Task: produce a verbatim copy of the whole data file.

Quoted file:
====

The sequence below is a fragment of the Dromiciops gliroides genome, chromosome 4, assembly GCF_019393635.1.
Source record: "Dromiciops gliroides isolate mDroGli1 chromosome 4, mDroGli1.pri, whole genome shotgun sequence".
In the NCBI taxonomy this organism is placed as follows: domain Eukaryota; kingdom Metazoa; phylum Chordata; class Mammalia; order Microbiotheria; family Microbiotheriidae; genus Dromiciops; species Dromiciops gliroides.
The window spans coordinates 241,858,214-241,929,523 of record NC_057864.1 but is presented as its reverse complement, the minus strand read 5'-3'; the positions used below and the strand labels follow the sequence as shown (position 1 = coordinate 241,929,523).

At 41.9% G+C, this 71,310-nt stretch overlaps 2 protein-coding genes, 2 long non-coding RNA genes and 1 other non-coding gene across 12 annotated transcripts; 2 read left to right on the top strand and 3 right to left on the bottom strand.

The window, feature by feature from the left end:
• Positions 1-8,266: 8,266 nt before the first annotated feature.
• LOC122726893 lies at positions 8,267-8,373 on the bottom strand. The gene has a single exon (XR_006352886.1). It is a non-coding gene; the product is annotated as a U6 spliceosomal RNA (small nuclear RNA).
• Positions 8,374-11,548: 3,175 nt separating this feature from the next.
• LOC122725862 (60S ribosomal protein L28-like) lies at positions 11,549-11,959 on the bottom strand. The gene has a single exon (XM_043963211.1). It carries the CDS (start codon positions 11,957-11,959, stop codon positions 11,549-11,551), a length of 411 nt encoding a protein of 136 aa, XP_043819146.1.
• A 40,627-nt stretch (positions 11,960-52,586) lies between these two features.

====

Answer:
The sequence below is a fragment of the Dromiciops gliroides genome, chromosome 4, assembly GCF_019393635.1.
Source record: "Dromiciops gliroides isolate mDroGli1 chromosome 4, mDroGli1.pri, whole genome shotgun sequence".
In the NCBI taxonomy this organism is placed as follows: domain Eukaryota; kingdom Metazoa; phylum Chordata; class Mammalia; order Microbiotheria; family Microbiotheriidae; genus Dromiciops; species Dromiciops gliroides.
The window spans coordinates 241,858,214-241,929,523 of record NC_057864.1 but is presented as its reverse complement, the minus strand read 5'-3'; the positions used below and the strand labels follow the sequence as shown (position 1 = coordinate 241,929,523).

At 41.9% G+C, this 71,310-nt stretch overlaps 2 protein-coding genes, 2 long non-coding RNA genes and 1 other non-coding gene across 12 annotated transcripts; 2 read left to right on the top strand and 3 right to left on the bottom strand.

The window, feature by feature from the left end:
• Positions 1-8,266: 8,266 nt before the first annotated feature.
• LOC122726893 lies at positions 8,267-8,373 on the bottom strand. The gene has a single exon (XR_006352886.1). It is a non-coding gene; the product is annotated as a U6 spliceosomal RNA (small nuclear RNA).
• Positions 8,374-11,548: 3,175 nt separating this feature from the next.
• LOC122725862 (60S ribosomal protein L28-like) lies at positions 11,549-11,959 on the bottom strand. The gene has a single exon (XM_043963211.1). It carries the CDS (start codon positions 11,957-11,959, stop codon positions 11,549-11,551), a length of 411 nt encoding a protein of 136 aa, XP_043819146.1.
• A 40,627-nt stretch (positions 11,960-52,586) lies between these two features.